Posted by Diego Zamboni
on Tuesday, October 4, 2011 at 10:24 PM

I met Gene about 15 years ago while I was a grad student at Purdue. I met him initially at a couple of conferences, and later while he was visiting Purdue. I never took a class with him, but for a while we sat in cubicles right across from each other (this was when CERIAS was very young, and we were still in the old COAST lab room in the Purdue CS Department). I remember talking to him all the time during those days, both about computer security and about silly stuff, questions he had about how things worked at the lab, how to say things in Spanish, or anything else that came to mind.  He had a great sense of humor, and he treated everyone the same, including us, the “lowly grad students” that sat around him.

Eventually we went our separate ways, exchanging email only every once in a while. In the last few months I had more frequent contact with him in the context of the COSE Editorial Board. In every exchange he was the same - kind, knowledgeable and fun. The last time I exchanged email with him was just a couple of months ago.

May he Rest in Peace.

Posted by Sarika Agarwal
on Wednesday, October 5, 2011 at 01:12 AM

Gene was the tributary and friend which led me to Prof. Spaf. I met him while interning at Lawrence Berkeley Labs, and he instilled in me my first ounce of curiosity in the field of information security and lit a spark that shaped my education/career. Always encouraging and enthusiastic, an unforgettable soul who will be deeply missed but always remembered.

Posted by aadi
on Wednesday, October 5, 2011 at 01:30 AM

Thank you for reminding about such a great personality .. gene will always be a idle for most the person. i m one of them.. he always faced challages in life with smile and in securtiy field . he was the master of security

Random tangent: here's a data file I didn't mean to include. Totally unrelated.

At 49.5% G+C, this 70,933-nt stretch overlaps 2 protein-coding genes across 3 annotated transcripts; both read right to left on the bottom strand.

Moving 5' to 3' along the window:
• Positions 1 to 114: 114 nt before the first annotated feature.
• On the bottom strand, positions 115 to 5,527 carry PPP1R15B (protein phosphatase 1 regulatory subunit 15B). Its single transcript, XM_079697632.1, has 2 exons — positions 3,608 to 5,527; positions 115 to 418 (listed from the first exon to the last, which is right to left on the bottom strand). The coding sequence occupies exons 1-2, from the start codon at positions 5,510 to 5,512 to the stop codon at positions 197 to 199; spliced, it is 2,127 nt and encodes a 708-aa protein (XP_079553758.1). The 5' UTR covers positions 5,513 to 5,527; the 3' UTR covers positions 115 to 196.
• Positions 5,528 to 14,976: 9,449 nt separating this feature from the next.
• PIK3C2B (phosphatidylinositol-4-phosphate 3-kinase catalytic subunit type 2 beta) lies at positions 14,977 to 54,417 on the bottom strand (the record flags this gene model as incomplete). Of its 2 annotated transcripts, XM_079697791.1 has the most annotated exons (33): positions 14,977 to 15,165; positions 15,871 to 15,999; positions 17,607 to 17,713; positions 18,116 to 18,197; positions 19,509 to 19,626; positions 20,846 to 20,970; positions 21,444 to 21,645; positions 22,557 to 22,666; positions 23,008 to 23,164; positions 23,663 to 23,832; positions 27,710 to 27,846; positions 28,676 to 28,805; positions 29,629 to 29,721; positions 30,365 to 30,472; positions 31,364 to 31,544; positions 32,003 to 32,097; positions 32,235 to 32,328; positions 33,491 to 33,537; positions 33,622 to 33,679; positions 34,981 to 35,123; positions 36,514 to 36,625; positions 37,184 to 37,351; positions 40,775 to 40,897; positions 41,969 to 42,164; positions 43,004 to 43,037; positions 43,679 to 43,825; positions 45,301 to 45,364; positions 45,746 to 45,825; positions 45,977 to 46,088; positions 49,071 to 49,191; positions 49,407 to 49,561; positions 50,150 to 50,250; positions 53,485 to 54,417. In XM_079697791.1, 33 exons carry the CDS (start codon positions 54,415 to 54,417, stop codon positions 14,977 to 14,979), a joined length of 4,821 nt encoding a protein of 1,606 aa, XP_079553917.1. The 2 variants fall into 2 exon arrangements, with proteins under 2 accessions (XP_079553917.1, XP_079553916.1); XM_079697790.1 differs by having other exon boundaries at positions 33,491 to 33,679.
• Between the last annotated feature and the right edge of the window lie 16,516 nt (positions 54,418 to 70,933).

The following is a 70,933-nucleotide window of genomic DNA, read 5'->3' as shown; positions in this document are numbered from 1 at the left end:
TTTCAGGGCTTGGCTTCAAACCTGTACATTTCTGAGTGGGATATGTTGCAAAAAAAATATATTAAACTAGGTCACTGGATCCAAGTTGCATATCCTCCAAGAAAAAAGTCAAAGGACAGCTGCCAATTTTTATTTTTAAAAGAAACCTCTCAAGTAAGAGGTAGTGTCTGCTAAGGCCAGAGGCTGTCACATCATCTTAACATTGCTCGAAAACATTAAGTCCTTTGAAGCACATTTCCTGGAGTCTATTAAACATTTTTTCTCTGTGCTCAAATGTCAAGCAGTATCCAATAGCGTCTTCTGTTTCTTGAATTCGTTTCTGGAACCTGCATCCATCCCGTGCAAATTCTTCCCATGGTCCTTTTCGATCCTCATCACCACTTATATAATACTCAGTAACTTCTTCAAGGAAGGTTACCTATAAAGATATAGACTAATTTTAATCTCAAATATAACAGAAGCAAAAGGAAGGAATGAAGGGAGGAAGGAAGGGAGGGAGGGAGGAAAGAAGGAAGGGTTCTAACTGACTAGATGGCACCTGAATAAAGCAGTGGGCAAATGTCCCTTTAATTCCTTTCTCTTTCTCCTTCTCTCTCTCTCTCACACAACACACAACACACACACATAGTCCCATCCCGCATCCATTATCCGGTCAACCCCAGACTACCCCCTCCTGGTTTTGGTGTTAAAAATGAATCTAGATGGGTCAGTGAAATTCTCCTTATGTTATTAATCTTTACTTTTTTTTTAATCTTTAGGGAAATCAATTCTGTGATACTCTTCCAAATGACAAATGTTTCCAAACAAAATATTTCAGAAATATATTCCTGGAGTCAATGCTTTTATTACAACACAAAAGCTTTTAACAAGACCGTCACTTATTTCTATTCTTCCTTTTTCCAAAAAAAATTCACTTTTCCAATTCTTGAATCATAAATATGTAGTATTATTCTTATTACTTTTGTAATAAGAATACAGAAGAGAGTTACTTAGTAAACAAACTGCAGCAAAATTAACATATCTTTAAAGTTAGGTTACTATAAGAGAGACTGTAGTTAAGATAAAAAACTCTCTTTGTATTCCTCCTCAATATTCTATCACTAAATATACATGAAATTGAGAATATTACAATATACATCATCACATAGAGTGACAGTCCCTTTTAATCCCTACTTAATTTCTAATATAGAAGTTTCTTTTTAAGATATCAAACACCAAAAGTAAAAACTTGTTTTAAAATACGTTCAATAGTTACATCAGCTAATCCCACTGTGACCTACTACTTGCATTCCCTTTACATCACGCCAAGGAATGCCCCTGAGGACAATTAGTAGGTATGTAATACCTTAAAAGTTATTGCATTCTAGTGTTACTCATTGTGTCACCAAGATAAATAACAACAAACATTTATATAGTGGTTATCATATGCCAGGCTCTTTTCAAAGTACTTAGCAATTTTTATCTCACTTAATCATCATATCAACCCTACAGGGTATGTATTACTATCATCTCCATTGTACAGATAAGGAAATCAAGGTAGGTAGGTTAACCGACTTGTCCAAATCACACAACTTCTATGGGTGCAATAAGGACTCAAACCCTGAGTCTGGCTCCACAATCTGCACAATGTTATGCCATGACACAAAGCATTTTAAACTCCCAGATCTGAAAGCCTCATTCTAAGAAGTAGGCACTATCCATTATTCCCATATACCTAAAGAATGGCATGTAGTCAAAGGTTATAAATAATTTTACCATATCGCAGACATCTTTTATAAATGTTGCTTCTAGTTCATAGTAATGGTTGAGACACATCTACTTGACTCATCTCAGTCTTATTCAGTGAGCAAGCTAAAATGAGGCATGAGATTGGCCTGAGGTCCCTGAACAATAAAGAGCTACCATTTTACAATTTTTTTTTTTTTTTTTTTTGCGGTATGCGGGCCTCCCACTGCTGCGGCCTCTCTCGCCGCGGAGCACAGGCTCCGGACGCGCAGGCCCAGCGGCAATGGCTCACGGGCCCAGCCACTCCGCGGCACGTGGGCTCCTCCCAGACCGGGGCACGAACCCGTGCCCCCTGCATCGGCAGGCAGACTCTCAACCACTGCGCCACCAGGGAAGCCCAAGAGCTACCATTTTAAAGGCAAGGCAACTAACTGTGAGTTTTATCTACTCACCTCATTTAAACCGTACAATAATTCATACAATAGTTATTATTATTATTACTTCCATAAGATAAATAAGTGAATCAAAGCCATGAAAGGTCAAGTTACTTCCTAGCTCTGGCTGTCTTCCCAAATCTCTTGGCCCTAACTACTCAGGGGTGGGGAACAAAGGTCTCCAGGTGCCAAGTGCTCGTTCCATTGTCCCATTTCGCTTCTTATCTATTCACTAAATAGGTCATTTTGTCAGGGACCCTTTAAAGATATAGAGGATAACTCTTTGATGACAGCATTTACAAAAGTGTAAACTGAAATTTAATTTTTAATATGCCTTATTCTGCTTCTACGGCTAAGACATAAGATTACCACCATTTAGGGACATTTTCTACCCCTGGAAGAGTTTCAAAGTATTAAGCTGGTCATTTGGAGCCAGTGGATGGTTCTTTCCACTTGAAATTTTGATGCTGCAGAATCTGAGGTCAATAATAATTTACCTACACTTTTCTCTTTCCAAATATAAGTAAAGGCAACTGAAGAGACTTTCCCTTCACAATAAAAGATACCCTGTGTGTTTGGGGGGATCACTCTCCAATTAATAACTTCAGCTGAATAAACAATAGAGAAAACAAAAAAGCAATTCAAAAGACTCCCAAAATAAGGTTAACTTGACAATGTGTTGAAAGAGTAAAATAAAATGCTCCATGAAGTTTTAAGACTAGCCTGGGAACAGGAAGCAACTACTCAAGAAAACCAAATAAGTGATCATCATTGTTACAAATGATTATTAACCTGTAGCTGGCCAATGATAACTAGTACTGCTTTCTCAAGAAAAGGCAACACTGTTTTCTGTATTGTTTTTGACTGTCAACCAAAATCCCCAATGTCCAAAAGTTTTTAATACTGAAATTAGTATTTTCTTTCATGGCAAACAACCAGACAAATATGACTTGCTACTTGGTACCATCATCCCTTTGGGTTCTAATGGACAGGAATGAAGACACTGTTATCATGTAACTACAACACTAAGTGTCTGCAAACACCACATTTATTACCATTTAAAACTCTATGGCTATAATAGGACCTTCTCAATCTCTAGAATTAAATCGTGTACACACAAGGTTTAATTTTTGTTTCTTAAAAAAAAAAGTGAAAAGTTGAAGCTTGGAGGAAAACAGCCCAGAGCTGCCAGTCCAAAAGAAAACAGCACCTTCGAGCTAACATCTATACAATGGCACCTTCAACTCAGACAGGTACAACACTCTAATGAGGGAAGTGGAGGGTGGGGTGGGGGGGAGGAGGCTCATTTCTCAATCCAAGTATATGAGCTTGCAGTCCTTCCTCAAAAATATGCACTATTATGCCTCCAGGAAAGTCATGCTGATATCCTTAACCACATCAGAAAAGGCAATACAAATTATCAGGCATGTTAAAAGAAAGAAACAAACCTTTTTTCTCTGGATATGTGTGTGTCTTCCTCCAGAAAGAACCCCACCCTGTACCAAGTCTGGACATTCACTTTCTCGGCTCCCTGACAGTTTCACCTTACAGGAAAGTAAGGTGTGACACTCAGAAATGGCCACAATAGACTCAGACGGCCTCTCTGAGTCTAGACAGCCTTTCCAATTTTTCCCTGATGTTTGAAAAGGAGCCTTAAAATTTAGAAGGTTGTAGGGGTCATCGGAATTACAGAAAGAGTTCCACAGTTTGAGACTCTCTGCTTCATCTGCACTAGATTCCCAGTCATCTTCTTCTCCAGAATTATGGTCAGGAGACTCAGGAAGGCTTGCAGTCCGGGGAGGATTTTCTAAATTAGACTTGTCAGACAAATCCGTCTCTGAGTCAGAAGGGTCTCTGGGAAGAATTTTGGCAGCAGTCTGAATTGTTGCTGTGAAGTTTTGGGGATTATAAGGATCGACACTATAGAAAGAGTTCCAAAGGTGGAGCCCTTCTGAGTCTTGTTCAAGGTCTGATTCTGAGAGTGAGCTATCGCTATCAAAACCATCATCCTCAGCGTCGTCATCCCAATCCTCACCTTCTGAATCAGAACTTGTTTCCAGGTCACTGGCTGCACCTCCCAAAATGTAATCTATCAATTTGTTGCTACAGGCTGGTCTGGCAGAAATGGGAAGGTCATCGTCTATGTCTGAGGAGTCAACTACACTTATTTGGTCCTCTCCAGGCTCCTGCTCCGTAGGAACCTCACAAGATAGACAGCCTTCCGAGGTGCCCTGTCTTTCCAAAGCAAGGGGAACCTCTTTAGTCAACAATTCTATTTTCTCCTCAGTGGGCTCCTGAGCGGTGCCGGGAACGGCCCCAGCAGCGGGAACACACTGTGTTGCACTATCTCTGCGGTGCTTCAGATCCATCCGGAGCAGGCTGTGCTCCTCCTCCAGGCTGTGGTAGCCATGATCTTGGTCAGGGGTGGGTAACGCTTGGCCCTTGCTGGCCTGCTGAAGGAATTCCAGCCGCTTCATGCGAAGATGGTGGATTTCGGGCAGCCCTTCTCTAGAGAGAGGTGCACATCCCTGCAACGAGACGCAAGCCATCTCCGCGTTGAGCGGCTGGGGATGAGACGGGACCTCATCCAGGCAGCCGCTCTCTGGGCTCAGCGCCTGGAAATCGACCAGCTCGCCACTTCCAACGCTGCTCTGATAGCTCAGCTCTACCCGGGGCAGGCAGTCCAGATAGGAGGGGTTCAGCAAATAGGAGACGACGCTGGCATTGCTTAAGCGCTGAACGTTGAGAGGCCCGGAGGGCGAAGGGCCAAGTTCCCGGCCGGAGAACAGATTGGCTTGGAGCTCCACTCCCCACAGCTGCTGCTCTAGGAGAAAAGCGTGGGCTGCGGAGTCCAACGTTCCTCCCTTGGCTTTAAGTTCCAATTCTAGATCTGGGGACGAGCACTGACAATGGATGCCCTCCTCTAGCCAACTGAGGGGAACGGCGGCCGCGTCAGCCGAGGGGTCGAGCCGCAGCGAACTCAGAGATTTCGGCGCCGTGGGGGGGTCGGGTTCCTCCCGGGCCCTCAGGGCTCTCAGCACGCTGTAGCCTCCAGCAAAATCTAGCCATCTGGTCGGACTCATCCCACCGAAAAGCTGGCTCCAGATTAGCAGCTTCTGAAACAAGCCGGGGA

Posted by Steve gold
on Wednesday, October 5, 2011 at 06:34 AM

So very sad to hear of Gene’s passing.

Gene was the consumate professional in our industry and I had the pleasure of knowing him since the early 2000s.

I was particularly taken with his dry sense of humour and his unswerving politeness - and helpfulness - to any and all people he encountered in his professional life.

Sincere condolences to Gene’s friends and family at this difficult time.

Rest in peace Gene - you will sadly missed.

Steve x

Posted by Andrew Adams
on Thursday, October 6, 2011 at 12:52 PM

Bad enough to hear yesterday that Steve Jobs has passed and then this morning I hear about Gene Schultz.  Gene was hugely influential in the IT Security world but more than that was a great teacher with a wonderful sense of humor.  I saw him last in March at Cloud Security seminar in Seattle and remember him as being in fine form.  I’ll treasure that memory – a special guy.

Posted by Bill Wildprett
on Friday, October 7, 2011 at 01:12 PM

Last night, at a security seminar, I was saddened to learn of Gene’s passing.  I had the honor of hearing him speak and meeting him in March at the Agora meeting in Seattle, discussing cloud security.  Dr. Schultz was a true ‘Security Luminary’ and he made a significant difference in our profession and World.

Rest in Peace Gene and condolences to your family and friends.

Posted by sandy sparks
on Friday, October 7, 2011 at 04:34 PM

A great loss to the computer security community. CIAC was a significant contribution to incident response world-wide and to DOE in particular.

Farewell, Gene

Posted by paul grabow
on Saturday, October 8, 2011 at 08:38 AM

In everyone’s life, at some point in time, our inner fire goes out. It is then burst into flame by an encounter with another human being. We should all be thankful for those people who rekindle the inner spirit.

                -Albert Schweitzer

Posted by Stephen Wolff
on Monday, October 10, 2011 at 09:06 AM

I had good fortune to be able to hang out after-hours talking security and Cal Berkeley stories with Gene at a conference here in July.  His lightheartedness and particularly his generousity with his time left a lasting impression on me and I strive to live up to his example with my own students.

Posted by Brian Blankenship
on Tuesday, October 11, 2011 at 03:39 PM

Eugene was a friend and a bit of a mentor to me.  I told him a while back that he had a unique gift in that he made everyone he met feel as if they had known him forever.  He was always willing to take time out to share his knowledge with others. Truly one of the nicest and most intelligent people I have had the privilege of knowing. I will truly miss him.

Posted by Bestes Online Kasino
on Wednesday, October 12, 2011 at 07:51 AM

he was a great person :(